Flip (now at FlipNZ) has been continuing his investigations into a universal basic income (also UBI) by looking at the impacts on income and tax to see how we could use a UBI to create a greater income equality. He has allowed us to reprint the post
Income equality is one measure that can be used to indicate the equality of a society. I have analysed the 2011 income distribution and show how a UBI (Universal Basic Income) can create greater income equality. The details of the UBI and its benefits are detailed in other places. Quite a lot of discussion has occurred regarding the benefits and pro’s and con’s of it as well.
In the graph below the red line would be what the income distribution would be, when 50% of the income earning population received 50% of the income, 10% received 10% etc. In other words, if the income was evenly distributed among the population.
The blue line represents the actual NZ distribution of income in 2011.
The stepper the blue curve and the less area under the curve the more uneven the distribution of income. The closer it moves to the red line or the greater the area under the curve the more even the distribution of income. The steeper the curve the more income is earned by less of the population and less even the income distribution. By measuring the area under the blue line and subtracting it from the area under the red line you get a measure of inequality. (The area shaded in red). An index if you like.
Table of % of Population earning less than the income band per annum.
|% of Population||Approx Income Band|
Applying a UBI of $9080 and a flat tax rate of 33% the curve looks like this. This has been selected based on analysis done by Perce Harpham and details can be found here. Alternatives schemes can be selected and various options are possible. This spreadsheet enables the experimenting with different levels of UBI and assumptions. Further comments are here.
The table below offers a comparison of other scenarios. The closer the Equality Index % is to 100% the more even the income distribution.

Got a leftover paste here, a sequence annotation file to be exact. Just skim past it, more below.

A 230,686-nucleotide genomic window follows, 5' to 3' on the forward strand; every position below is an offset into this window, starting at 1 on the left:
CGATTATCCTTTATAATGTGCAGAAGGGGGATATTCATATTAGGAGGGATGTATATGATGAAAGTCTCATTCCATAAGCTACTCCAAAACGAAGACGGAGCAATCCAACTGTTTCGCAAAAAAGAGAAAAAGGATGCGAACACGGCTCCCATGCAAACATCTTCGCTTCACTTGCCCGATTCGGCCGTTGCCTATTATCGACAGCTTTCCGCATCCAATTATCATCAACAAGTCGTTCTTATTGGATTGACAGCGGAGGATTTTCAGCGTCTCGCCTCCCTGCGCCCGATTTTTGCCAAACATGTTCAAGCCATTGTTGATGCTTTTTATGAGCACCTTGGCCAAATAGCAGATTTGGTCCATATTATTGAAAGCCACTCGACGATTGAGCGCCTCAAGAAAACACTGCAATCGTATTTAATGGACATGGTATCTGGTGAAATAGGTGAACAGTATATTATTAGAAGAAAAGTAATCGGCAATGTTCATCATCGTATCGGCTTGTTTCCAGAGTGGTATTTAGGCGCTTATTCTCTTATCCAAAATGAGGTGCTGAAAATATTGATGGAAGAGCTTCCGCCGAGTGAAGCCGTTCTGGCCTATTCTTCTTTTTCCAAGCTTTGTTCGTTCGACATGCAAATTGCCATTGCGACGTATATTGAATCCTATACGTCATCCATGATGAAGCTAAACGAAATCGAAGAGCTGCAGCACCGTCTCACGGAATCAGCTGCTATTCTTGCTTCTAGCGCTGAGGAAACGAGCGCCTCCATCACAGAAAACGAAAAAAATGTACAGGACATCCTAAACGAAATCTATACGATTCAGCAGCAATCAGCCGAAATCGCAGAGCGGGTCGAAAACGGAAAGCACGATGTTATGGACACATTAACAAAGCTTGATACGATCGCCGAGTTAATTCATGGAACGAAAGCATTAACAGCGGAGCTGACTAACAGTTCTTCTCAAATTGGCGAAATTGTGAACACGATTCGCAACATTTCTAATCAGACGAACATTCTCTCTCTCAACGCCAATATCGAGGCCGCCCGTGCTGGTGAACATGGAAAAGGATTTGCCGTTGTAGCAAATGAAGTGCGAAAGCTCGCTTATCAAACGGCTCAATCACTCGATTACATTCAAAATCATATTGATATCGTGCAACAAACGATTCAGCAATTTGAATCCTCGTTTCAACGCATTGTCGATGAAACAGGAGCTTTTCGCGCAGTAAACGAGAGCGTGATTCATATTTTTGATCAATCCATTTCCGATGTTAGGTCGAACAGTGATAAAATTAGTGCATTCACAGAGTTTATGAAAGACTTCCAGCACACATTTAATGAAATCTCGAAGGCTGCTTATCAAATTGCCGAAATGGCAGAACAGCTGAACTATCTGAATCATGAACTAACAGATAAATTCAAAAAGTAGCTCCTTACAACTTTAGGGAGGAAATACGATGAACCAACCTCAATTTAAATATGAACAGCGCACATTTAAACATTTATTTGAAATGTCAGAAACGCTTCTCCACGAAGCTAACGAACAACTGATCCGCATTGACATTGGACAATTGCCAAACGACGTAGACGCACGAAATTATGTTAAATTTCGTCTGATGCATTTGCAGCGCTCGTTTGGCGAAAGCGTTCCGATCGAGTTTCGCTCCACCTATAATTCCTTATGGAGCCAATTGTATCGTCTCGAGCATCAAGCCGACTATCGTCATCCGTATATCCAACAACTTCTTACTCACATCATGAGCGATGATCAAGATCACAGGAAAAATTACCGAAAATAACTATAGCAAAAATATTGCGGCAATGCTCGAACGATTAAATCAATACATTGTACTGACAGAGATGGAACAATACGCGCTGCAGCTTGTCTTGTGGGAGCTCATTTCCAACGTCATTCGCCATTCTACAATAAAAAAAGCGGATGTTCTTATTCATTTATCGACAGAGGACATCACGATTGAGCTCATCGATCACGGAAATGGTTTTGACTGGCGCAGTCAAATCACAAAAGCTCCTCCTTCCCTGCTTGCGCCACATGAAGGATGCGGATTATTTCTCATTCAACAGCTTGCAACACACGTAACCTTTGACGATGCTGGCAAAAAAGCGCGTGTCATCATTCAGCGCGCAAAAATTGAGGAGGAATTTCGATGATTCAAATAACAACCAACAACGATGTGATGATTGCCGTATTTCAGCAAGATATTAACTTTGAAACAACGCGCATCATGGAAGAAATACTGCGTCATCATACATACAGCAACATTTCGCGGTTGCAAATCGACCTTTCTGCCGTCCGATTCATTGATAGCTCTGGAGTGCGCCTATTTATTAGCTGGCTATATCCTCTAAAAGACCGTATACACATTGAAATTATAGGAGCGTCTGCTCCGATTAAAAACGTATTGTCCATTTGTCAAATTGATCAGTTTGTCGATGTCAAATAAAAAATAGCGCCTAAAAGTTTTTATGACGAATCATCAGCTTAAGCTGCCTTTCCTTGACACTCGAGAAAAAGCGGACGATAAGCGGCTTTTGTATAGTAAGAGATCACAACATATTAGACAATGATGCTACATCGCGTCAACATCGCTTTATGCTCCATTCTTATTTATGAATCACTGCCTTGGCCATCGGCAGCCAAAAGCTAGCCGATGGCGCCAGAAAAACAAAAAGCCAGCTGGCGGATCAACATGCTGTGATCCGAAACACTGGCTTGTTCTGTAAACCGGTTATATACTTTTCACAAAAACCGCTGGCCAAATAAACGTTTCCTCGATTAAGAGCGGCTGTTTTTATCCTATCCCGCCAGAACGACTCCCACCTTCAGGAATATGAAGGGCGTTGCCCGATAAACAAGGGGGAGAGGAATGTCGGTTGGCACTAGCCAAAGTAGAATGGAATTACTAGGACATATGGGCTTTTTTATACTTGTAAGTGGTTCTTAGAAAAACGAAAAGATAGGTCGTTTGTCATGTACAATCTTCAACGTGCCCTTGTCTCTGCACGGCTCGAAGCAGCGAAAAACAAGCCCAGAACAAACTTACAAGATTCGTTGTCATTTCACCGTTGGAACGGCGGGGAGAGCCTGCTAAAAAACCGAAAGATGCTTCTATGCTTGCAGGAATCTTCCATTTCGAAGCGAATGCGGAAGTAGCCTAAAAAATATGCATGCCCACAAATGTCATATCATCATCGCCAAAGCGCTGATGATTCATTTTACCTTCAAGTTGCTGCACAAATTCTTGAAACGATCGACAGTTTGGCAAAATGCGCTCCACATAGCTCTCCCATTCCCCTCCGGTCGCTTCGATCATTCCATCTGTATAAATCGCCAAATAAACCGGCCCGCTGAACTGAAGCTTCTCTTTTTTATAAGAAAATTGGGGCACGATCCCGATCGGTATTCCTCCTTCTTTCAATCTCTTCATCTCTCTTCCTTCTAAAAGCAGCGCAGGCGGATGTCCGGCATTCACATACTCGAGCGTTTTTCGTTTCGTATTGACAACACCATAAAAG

The 2007 scenario shows historically what the equality index was.
The 25K scenario is what would happen if the first $25K of income was tax free.
The UBI scenario gives people a UBI of $9,080 tax free and sets the tax rate at 33%.
The Flat scenario is what would happen if all income was charged at 33%.
Note the change in government tax income and the equality % change between the different scenarios.
The 25K and UBI scenarios alter the government funding so would need to recover that by other means assuming no loss of government service.
For the UBI an asset tax is proposed to fund it and savings would result from the simplified system. There would be less bureaucracy in the administration and management of benefits.
|Equality Index||Income ($m)||Tax ($m)||Tax take change from 2011 ($m)||UBI Cost ($m)||Government Income Change from 2011|
From the graph below it can be seen that the 25K tax free scenario reduces inequality a little and benefits middle to high income earners more than low income earners. The UBI has a much more significant effect spreading the benefits more evenly among the population.
For more details on the UBI scheme refer to this post.
Some actual real thought has gone into this UBI proposal. It is practical, simple and would actually work. It includes thoughts on the impact and how it would be paid for and actually removes complexity from the system unlike the fiddles by previous governments. I have not explained all the details but they can be found in the links. There are still some issues to resolve and it is impossible to assess all the impacts but nothing exists that amounts to a show stopper. The consequence of increasing the UBI is that it will increase the taxation level but the proposed amount is a start and can be sold politically and allows for further adjustments in the future once the benefits begin to accrue.
If a party sees inequality and its consequential social issues as a major issue and I think lots of people do, then here is something practical that can be done to address it with some real benefits and would improve the quality of life for most New Zealanders.